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I wonder why this is seen as being an effective way of mitigating the risk of discrimination lawsuits? At some point, whether you explicitly tell them or not, the candidate knows they didn't get the job.

I can see where it might be problematic to go into reasons why they didn't get the job, but I'm having a hard time seeing what risks a simple notice informing them they didn't get it causes?

It's quite simple: Wording. Somebody might have gotten sloppy writing requirements for the new position, or HR may have misunderstood the requirements.

This may be enough to give the rejected applicant ammunition for a law suit. I've been to several interviews where I've had to dig out that what they say they're looking for doesn't match the position they actually want to fill.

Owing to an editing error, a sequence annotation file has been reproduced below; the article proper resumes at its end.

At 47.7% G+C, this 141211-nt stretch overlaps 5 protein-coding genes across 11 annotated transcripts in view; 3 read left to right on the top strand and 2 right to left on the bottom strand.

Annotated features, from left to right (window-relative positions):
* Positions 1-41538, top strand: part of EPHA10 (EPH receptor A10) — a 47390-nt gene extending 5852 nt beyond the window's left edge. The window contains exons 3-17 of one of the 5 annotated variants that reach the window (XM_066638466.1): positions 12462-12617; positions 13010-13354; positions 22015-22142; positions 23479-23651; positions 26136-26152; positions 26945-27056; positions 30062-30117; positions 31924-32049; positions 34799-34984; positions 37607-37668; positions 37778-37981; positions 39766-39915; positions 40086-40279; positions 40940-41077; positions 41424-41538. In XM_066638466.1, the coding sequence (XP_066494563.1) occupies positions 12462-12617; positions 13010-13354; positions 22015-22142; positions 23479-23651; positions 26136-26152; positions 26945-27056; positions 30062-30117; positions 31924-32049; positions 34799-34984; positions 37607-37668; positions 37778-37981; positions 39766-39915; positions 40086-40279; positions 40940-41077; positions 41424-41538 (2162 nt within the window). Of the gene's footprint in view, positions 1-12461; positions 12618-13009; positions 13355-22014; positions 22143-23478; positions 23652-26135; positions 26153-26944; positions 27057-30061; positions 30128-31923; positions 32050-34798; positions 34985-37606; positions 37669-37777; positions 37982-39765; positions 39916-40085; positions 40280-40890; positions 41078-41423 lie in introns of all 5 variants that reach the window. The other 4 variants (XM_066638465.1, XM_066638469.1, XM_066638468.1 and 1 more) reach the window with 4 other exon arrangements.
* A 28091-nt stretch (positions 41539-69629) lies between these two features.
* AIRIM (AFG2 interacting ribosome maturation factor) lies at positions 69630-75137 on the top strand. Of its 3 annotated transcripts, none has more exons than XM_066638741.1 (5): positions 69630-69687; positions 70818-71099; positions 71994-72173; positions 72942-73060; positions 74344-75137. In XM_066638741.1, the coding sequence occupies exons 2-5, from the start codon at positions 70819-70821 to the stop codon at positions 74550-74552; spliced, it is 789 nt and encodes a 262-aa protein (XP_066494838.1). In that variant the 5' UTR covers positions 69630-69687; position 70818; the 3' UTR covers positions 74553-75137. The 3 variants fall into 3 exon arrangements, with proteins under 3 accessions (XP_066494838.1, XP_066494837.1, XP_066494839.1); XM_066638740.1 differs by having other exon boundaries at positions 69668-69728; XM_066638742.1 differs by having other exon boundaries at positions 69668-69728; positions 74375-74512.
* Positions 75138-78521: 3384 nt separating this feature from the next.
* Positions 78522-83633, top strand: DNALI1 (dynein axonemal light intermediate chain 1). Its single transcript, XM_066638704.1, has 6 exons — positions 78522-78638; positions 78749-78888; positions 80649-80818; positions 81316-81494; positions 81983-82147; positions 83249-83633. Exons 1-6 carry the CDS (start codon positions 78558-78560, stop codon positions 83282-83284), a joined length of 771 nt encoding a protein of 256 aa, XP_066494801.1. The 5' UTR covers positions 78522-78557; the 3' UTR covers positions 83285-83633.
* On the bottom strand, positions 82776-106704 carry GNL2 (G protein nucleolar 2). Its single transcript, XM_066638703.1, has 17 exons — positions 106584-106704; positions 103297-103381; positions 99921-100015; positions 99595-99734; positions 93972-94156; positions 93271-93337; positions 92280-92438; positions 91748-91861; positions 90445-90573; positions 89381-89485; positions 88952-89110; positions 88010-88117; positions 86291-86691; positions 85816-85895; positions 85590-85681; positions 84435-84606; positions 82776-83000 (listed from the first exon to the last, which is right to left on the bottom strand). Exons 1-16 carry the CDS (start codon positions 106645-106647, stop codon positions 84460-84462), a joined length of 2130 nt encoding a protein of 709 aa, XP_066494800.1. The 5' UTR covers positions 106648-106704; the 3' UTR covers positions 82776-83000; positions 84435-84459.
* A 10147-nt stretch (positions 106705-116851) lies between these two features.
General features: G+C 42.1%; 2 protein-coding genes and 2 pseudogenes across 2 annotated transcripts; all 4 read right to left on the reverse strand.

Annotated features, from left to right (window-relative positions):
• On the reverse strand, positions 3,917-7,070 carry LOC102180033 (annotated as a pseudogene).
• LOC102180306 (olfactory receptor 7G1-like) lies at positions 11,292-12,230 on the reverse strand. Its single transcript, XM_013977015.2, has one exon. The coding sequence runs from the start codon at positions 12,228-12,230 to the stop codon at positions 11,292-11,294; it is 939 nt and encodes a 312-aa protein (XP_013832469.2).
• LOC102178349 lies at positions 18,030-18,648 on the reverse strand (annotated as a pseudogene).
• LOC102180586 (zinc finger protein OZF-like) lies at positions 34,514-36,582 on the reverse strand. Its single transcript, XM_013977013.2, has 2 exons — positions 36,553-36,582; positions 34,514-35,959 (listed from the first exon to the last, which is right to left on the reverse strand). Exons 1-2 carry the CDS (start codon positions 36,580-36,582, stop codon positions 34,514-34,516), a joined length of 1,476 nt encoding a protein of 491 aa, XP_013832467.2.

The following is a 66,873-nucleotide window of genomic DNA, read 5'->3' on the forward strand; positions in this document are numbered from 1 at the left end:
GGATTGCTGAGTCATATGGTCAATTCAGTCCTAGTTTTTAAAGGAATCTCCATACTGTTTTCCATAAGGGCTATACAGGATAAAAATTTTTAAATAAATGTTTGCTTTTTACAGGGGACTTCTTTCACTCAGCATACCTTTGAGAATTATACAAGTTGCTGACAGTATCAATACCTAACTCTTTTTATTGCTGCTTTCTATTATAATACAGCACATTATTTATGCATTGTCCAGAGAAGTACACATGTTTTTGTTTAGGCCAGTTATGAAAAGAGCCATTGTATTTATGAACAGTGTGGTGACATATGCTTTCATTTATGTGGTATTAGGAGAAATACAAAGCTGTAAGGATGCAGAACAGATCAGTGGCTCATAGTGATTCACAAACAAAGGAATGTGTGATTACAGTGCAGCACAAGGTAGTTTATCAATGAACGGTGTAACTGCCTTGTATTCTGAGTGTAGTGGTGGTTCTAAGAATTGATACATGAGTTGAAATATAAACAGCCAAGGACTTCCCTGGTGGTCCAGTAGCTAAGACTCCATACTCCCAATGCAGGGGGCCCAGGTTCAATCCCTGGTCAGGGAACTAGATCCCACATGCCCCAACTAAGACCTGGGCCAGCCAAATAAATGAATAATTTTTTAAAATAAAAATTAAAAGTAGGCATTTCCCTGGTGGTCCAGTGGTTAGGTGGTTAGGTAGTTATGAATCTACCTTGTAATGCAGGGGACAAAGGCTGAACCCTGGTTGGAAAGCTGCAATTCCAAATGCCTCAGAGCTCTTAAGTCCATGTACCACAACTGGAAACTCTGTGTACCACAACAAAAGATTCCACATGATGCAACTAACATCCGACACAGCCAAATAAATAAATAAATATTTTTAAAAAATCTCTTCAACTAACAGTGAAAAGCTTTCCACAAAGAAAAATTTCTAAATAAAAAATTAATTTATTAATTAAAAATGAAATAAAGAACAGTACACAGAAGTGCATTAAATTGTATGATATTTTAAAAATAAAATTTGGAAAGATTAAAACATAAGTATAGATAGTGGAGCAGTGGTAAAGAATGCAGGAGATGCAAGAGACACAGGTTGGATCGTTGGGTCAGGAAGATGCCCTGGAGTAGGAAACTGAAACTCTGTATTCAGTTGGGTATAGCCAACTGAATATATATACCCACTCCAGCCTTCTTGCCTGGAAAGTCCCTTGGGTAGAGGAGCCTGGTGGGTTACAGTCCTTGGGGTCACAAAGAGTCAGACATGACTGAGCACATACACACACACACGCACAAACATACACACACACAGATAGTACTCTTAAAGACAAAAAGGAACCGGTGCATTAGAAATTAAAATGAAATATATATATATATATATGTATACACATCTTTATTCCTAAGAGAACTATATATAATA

I'm a straight, white male in my thirties, so discrimination is far from my mind. Other people may form different ideas, though..

Without a rejection letter you'd have to prove in court that you have been rejected in the first place. I imagine few judges will take such a case, otherwise people would be suing every single company for "rejecting" them by not actively recruiting them.

On the other hand, going silent after there already has been some communication established does not seem to be smart. But I am not a lawyer and there could be some sense in that too.

I was also baffled. as you can imagine, an HR/legal department dysfunctional enough to emit guidance like that is also incapable of and unwilling to justify its decisions...

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